I have a couple of questions involving doing a regression (logistic or linear) after principal component analysis.
If I find principal components using Principal component analysis, can I use these components like regular variables to be used in linear and logistic regression?
If not, do I have to perform an extra step like "rotate" the principal components? What is this "rotation", what is it actually doing, and why is it helpful for using in regression? (this is what happens in factor analysis, no?)
If I can use these components, rotated or not, can I simply setup the model and bind it with the outcome data? Do I need to transform the outcome data in any way? Or can I use the original outcome data with the principal components?
That's exactly what principal component regression is: https://en.wikipedia.org/wiki/Principal_component_regression.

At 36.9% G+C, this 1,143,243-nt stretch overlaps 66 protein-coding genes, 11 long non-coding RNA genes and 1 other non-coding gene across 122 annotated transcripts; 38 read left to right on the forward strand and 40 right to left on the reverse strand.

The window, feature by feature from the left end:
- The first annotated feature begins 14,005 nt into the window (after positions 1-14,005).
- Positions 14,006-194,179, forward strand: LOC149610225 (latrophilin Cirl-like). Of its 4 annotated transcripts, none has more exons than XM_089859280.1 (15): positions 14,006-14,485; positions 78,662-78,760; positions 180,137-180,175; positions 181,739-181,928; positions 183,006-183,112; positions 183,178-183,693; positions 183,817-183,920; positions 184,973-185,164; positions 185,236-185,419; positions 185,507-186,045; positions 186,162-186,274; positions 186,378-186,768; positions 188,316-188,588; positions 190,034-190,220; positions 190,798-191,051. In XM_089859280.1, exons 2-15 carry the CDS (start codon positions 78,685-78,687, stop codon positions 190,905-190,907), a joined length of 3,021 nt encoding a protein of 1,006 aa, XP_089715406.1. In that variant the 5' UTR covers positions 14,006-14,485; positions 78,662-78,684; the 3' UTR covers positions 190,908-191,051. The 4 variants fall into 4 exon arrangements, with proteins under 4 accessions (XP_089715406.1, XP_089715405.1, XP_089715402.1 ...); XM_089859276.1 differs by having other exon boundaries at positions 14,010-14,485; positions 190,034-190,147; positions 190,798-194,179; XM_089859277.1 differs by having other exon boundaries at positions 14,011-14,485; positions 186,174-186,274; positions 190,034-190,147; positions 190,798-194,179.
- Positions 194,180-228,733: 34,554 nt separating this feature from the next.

No need to rotate.
In fact, rotating would not make any difference as far as prediction is concerned; see Using varimax-rotated PCA components as predictors in linear regression. Of course if you want to interpret individual regression coefficients, then you'd need to have interpretable predictors; rotated PCs might be more interpretable (or not).
No need to transform.
The dependent ("outcome") variable should be left alone. Including it into PCA would be cheating. There is no transformation that you should use only because you use PCA.
In general, you might want to read How can top principal components retain the predictive power on a dependent variable (or even lead to better predictions)?.